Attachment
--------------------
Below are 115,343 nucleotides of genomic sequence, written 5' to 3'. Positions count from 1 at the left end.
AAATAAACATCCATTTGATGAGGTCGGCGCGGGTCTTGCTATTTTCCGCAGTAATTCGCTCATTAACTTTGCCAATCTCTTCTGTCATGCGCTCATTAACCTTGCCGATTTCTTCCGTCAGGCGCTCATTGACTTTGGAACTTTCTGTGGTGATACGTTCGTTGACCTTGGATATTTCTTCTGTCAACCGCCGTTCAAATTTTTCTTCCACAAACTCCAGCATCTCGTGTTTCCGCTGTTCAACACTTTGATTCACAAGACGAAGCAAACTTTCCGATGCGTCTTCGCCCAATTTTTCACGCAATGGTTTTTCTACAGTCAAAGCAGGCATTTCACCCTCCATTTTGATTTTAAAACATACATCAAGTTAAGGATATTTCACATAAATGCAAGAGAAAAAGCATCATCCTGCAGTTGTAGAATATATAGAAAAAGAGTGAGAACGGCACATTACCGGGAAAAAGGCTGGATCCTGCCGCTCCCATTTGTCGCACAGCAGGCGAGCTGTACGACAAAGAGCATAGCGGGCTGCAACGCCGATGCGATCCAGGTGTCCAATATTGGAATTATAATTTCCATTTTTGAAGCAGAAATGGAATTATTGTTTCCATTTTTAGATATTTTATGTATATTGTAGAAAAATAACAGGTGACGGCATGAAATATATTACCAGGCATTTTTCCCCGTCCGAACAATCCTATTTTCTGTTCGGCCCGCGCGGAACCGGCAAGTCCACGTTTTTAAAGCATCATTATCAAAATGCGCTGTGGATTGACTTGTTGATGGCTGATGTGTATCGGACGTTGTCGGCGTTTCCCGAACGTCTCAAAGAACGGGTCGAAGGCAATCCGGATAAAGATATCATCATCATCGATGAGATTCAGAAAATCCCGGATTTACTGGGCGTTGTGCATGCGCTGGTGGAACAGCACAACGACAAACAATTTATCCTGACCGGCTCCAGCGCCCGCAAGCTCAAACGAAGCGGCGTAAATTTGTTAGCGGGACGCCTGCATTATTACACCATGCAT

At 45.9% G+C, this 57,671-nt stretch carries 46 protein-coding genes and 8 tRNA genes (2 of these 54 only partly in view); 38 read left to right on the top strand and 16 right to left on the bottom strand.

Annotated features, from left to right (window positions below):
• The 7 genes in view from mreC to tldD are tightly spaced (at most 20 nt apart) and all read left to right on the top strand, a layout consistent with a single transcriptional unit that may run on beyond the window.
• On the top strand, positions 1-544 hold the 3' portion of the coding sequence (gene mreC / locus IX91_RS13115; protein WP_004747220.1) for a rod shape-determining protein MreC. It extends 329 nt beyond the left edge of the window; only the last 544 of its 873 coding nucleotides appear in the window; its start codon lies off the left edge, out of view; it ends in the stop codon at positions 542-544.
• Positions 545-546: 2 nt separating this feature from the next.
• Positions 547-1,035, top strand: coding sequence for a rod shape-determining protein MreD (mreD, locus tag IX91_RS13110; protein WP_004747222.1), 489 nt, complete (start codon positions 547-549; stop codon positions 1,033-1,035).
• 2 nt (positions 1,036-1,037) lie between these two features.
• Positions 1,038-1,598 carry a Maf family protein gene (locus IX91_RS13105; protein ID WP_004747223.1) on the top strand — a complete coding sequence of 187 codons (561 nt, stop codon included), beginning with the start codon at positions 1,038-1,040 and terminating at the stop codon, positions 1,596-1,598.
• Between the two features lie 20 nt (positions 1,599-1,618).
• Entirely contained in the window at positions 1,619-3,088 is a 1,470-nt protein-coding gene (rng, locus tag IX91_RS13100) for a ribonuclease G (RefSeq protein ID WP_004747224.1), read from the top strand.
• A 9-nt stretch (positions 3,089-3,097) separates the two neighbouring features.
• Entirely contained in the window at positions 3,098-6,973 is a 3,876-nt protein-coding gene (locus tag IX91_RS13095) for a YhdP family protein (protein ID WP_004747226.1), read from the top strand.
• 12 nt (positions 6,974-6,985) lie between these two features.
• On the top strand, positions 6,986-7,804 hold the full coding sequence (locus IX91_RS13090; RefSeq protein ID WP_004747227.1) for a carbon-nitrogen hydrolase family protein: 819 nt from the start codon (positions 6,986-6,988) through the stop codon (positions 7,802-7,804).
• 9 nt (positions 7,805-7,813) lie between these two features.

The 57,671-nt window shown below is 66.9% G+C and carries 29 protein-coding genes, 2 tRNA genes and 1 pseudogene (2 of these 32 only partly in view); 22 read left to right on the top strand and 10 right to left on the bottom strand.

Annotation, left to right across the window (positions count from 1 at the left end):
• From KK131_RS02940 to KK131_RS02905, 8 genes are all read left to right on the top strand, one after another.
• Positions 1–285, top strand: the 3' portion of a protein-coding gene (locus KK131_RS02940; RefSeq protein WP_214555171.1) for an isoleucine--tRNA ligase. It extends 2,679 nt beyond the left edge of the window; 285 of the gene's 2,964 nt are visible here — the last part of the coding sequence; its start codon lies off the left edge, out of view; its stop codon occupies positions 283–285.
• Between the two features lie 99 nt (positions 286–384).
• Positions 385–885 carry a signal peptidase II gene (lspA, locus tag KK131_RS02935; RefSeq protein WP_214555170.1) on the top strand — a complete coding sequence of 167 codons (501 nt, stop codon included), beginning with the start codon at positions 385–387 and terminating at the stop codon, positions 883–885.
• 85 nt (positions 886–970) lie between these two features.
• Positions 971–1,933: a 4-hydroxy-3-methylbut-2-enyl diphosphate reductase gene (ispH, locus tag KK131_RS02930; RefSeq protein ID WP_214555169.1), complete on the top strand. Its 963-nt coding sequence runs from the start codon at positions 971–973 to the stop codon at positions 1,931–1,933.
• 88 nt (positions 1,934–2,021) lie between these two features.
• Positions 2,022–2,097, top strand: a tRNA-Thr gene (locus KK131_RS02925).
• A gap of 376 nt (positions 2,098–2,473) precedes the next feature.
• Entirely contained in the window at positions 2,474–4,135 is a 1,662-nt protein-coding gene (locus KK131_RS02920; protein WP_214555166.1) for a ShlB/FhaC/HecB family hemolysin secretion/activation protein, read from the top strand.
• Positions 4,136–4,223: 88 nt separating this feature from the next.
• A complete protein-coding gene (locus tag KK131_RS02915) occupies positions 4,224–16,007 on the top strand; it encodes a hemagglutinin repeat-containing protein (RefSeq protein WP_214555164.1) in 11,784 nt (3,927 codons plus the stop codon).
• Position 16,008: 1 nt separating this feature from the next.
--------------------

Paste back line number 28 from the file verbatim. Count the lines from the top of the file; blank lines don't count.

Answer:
• A gap of 376 nt (positions 2,098–2,473) precedes the next feature.